Plenty of animals love human contact and enjoy interacting with people. If the animal in question can handle it and it's safe for the zoo visitors, people should be able to interact with the animals as much as possible. The animals would have a better life and people would be able to learn much more about the animals as well!
Yes, visitors to zoos should be allowed to interact with the animals. It is important for humans to come into close contact with all types of animals so the humans can appreciate the value of each animal.
However, interaction between humans and animals should be strictly restricted and supervised.
It's not safe for zoo visitors to be in close proximity to most wild animals. For instance, visitors should not be allowed inside a lion cage or the enclosure for a rhino. However, some close, highly supervised interaction with animals such as penguins or koala bears might be beneficial to both the animals and the visitors.
If animals must be kept in a zoo, their environment should be as natural as possible. They should interact with other animals, not with people. It would be stressful to have people constantly coming around and trying to play with you, when that is not part of your typical lifestyle.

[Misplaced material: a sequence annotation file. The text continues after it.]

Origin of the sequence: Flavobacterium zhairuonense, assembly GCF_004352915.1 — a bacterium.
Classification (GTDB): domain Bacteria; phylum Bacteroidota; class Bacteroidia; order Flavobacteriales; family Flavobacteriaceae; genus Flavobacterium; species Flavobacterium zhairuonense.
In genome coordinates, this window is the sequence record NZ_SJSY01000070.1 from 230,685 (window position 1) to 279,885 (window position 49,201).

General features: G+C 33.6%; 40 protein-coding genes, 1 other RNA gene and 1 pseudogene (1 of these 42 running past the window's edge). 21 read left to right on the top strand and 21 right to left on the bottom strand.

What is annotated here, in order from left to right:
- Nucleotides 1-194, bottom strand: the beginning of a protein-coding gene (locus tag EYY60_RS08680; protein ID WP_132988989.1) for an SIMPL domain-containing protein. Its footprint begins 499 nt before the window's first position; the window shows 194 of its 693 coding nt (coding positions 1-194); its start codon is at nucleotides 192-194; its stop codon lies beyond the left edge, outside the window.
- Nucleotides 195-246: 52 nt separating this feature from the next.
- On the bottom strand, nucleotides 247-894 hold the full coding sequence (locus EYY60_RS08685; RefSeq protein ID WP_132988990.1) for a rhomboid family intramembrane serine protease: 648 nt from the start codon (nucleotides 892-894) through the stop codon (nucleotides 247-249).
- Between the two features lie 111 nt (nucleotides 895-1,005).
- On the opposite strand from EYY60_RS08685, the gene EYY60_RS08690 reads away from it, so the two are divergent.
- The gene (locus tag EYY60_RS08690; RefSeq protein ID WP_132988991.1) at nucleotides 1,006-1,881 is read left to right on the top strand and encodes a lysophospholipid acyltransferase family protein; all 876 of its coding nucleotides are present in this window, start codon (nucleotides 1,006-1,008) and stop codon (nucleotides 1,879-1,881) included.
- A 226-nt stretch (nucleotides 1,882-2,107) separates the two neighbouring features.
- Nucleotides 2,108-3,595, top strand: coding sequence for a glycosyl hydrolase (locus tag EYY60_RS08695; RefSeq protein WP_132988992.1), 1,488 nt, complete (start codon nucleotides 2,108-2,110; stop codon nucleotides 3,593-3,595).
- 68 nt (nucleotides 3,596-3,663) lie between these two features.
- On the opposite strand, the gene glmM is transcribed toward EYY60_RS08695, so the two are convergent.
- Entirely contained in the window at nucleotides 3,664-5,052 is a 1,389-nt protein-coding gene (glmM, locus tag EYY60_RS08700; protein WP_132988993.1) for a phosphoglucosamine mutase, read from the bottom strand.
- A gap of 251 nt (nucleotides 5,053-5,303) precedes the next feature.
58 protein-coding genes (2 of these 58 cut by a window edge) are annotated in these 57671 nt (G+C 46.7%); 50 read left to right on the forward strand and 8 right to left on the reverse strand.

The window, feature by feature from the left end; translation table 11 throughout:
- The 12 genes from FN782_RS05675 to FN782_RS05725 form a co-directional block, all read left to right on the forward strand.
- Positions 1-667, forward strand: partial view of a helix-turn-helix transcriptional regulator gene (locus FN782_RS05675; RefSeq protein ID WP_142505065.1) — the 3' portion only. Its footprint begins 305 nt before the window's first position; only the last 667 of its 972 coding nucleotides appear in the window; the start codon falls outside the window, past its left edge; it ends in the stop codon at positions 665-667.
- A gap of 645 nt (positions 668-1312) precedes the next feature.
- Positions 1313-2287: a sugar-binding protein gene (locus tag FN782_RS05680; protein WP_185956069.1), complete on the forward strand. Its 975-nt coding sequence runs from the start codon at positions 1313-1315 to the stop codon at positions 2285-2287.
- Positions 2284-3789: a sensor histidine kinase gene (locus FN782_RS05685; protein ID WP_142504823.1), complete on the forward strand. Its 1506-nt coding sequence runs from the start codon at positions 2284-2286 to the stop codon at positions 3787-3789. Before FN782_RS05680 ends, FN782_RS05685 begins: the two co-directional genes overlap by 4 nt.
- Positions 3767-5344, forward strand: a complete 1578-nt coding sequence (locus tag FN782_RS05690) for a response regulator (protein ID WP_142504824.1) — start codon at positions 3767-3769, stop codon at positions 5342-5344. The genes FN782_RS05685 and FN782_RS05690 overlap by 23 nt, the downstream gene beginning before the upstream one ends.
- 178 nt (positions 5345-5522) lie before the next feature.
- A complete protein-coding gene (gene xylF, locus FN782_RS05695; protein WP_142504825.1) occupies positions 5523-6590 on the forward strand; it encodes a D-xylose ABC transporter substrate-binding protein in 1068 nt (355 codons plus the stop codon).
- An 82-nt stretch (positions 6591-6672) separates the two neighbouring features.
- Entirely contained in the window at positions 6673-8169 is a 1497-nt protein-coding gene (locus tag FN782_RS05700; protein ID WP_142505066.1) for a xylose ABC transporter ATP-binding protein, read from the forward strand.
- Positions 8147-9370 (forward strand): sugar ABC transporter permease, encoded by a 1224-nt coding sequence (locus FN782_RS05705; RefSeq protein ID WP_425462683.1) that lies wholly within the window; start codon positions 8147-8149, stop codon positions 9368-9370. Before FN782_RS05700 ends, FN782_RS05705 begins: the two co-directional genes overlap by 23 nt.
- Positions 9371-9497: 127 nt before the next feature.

The vast majority of animals at the zoo are in no shape to be picked up or petted. Firstly, many are endangered and contact with people would simply cause more unnecessary risks. Animals can also spread disease to people and vice-versa, while also posing a physical risk. These aren't horses and puppies guys, zoo's by their very nature carry dangerous wildlife.
If viral videos of animals mauling tourists from adults to children haven't gotten the point across, let's just repeat what zoos at least have been telling people for decades: don't harass the animals, for everyone's safety. Contact with ordinary visitors increases the animals' stress levels and chances of injury and infection. Unless this is a zoo full of domestic cats and dogs, the animals are unlikely to benefit from contact with humans. Most visitors are not qualified to handle wild or exotic animals safely, and waivers probably wouldn't stop them in case of injury if they really wanted to sue.